As described earlier, online platforms have also seen a massive spike in demand for human exploitation. With existing online realms where advertisements for purchasing humans and exploitation can be found advancing and expanding, such as the Deep (Dark) Web, the difficulty of policing the (anonymous) digital world adds fuel to the fire.
This further shows that the issue of human trafficking too often remains unaddressed, even though it could affect us all in this age of widely accessible internet. Although the tracking and tracing of those who conceal their online identities for purposes of malice remain possible, the progress the internet has made demands additional research and policies to ensure the safety of millions of people.
Efforts made to combat human trafficking and to protect the vulnerable groups of society are shown by, for example, the United Nations Convention on the Rights of the Child (UNCRC). This legally-binding international agreement ensures the protection of children’s civic, political, economic and social rights. A progressive 196 countries have ratified this agreement, with only, although shockingly, the USA, South Sudan and Somalia not (yet) participating.
The undeniable global power the US has and taking into consideration its status worldwide and the role of law enforcement officials in the continuation of trafficking, we can begin to understand the painful difficulties victims of trafficking face not only whilst being trafficked, but also after they have reclaimed their position in society. At present and in all nations globally, neither protection nor justice is guaranteed for children, women or the disadvantaged.16
The Road Ahead
Based on the UN's compiled research and suggestions, what follows are ways in which human trafficking can more efficiently be tackled.
- Protect yourself and those around you when going online by staying
- More investment in education, equal job opportunity and awareness
- Education and the discussion of human trafficking should both include the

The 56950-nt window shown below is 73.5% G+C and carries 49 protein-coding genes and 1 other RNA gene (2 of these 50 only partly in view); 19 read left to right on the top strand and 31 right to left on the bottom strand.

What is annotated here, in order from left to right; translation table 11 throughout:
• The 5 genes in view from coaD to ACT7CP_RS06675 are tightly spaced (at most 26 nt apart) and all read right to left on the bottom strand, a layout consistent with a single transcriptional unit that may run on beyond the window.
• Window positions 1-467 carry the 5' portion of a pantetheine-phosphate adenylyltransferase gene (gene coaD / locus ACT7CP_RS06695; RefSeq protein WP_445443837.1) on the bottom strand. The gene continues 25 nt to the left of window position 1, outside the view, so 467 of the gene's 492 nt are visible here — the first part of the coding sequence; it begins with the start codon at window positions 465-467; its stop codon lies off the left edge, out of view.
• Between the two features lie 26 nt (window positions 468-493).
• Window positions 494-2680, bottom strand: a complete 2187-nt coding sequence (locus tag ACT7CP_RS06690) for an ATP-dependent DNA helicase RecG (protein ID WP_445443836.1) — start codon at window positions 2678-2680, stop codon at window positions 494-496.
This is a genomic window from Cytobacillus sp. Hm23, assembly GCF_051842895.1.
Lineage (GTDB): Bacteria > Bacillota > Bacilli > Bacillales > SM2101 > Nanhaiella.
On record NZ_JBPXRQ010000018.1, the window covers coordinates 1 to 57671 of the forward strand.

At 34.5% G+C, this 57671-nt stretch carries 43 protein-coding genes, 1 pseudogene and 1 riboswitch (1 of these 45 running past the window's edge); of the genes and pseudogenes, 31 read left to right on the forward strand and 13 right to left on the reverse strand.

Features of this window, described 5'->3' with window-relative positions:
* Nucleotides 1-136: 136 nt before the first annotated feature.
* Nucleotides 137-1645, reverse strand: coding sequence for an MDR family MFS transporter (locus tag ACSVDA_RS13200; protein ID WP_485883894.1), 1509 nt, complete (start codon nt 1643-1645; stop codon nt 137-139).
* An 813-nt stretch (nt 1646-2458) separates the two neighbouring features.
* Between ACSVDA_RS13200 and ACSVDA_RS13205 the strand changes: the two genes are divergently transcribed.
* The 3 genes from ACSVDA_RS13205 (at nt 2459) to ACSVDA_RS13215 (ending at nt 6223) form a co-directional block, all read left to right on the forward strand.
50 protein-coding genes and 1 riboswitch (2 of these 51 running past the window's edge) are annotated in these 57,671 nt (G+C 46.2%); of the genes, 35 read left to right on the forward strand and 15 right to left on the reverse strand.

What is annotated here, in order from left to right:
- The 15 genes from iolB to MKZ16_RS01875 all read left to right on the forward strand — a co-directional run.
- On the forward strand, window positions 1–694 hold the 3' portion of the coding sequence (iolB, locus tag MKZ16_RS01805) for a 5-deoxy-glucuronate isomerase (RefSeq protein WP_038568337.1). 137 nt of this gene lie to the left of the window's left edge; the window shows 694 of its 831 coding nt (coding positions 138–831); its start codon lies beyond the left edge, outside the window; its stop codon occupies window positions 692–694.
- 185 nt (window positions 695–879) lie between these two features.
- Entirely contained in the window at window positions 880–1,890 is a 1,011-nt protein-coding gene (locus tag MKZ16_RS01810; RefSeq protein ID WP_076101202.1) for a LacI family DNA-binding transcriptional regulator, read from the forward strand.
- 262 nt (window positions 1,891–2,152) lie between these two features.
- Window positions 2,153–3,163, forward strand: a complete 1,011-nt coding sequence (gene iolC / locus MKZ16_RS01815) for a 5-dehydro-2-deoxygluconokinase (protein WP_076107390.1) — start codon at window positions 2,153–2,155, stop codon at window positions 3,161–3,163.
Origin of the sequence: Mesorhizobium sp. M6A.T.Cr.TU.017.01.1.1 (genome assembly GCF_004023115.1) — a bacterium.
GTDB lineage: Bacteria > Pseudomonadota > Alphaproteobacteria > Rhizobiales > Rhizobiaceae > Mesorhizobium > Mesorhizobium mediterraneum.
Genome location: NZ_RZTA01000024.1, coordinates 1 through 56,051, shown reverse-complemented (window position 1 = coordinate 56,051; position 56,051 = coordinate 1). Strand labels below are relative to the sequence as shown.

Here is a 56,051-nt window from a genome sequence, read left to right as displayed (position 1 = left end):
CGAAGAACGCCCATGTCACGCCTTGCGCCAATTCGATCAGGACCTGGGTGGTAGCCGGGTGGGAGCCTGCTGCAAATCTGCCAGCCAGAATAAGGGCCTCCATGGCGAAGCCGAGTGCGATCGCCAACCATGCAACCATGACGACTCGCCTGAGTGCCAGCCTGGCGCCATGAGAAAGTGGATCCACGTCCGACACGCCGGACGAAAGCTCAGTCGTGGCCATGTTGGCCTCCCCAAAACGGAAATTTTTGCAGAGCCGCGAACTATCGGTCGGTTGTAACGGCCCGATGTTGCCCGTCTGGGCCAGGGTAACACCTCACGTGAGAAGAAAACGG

protection of oneself online, but also prevention of an increasing number of
- More research needs to be conducted on how to protect especially
vulnerable groups from online exploitation
- More allocated resources and manpower to the issue of human trafficking
- Increase cross-border cooperation
- Improved training of service providers, police and healthcare workers to
identify human trafficking and,
- Provide a better support system for service providers and victims of
This article is a publication of the Dyami Early Warning for International Security (DEWIS) Working Group.
For source references, please download the PDF version.
About the Authors:
Anastasija Kuznecova is a student at the MA program in Conflict Studies and Human Rights at Utrecht University. She has field experience from Chile, Jamaica and the Balkans, and her interests include issues concerning social inequality, discrimination, and conflict escalation. With her combined practical experience and academic knowledge, Anastasija has a broad understanding of security, development, and human rights.
Puck Holthuis is a master student Conflict Studies & Human Rights at Utrecht University. She recently relocated back to The Netherlands after living abroad since 2006. During that time, she spent many years in South Africa and China. Puck continues to develop her passion for analysis; studying foreign cultures and using that to strengthen her intercultural communication skills.